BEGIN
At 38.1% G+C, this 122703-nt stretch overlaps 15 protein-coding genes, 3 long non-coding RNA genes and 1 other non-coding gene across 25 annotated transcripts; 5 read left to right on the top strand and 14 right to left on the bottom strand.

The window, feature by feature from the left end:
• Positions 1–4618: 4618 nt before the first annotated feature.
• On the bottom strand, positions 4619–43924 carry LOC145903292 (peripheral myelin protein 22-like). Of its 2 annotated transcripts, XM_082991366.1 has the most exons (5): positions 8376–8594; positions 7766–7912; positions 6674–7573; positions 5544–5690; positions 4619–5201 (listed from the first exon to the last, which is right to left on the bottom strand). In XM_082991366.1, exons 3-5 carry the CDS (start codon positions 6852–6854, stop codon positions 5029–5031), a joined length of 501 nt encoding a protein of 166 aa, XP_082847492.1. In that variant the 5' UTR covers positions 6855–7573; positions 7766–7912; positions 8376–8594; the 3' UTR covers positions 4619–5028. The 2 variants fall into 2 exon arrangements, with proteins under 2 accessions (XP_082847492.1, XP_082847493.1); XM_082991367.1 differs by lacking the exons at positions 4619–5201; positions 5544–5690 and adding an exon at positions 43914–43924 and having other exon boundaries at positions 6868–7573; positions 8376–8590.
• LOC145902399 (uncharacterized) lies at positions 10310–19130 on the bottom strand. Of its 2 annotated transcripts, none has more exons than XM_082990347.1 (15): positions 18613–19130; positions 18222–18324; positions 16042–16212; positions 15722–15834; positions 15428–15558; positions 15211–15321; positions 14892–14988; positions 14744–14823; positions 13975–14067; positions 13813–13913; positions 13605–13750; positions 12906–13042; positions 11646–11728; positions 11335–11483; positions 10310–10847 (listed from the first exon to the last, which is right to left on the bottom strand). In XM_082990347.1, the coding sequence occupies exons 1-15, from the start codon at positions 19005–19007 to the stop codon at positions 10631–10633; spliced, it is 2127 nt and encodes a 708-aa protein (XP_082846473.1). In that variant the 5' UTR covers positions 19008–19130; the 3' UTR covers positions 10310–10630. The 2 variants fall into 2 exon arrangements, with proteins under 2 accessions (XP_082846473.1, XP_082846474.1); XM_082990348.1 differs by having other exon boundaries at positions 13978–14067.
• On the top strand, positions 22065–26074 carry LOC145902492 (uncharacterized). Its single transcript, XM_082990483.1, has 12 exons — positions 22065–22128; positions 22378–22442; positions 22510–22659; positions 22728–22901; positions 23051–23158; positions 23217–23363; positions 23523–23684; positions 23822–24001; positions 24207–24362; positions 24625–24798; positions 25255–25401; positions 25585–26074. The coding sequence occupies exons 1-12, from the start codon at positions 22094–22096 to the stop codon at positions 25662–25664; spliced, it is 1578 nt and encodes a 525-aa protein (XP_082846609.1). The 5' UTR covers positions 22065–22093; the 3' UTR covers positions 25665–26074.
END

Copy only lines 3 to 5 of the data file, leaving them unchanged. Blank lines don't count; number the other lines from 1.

• Positions 1–4618: 4618 nt before the first annotated feature.
• On the bottom strand, positions 4619–43924 carry LOC145903292 (peripheral myelin protein 22-like). Of its 2 annotated transcripts, XM_082991366.1 has the most exons (5): positions 8376–8594; positions 7766–7912; positions 6674–7573; positions 5544–5690; positions 4619–5201 (listed from the first exon to the last, which is right to left on the bottom strand). In XM_082991366.1, exons 3-5 carry the CDS (start codon positions 6852–6854, stop codon positions 5029–5031), a joined length of 501 nt encoding a protein of 166 aa, XP_082847492.1. In that variant the 5' UTR covers positions 6855–7573; positions 7766–7912; positions 8376–8594; the 3' UTR covers positions 4619–5028. The 2 variants fall into 2 exon arrangements, with proteins under 2 accessions (XP_082847492.1, XP_082847493.1); XM_082991367.1 differs by lacking the exons at positions 4619–5201; positions 5544–5690 and adding an exon at positions 43914–43924 and having other exon boundaries at positions 6868–7573; positions 8376–8590.
• LOC145902399 (uncharacterized) lies at positions 10310–19130 on the bottom strand. Of its 2 annotated transcripts, none has more exons than XM_082990347.1 (15): positions 18613–19130; positions 18222–18324; positions 16042–16212; positions 15722–15834; positions 15428–15558; positions 15211–15321; positions 14892–14988; positions 14744–14823; positions 13975–14067; positions 13813–13913; positions 13605–13750; positions 12906–13042; positions 11646–11728; positions 11335–11483; positions 10310–10847 (listed from the first exon to the last, which is right to left on the bottom strand). In XM_082990347.1, the coding sequence occupies exons 1-15, from the start codon at positions 19005–19007 to the stop codon at positions 10631–10633; spliced, it is 2127 nt and encodes a 708-aa protein (XP_082846473.1). In that variant the 5' UTR covers positions 19008–19130; the 3' UTR covers positions 10310–10630. The 2 variants fall into 2 exon arrangements, with proteins under 2 accessions (XP_082846473.1, XP_082846474.1); XM_082990348.1 differs by having other exon boundaries at positions 13978–14067.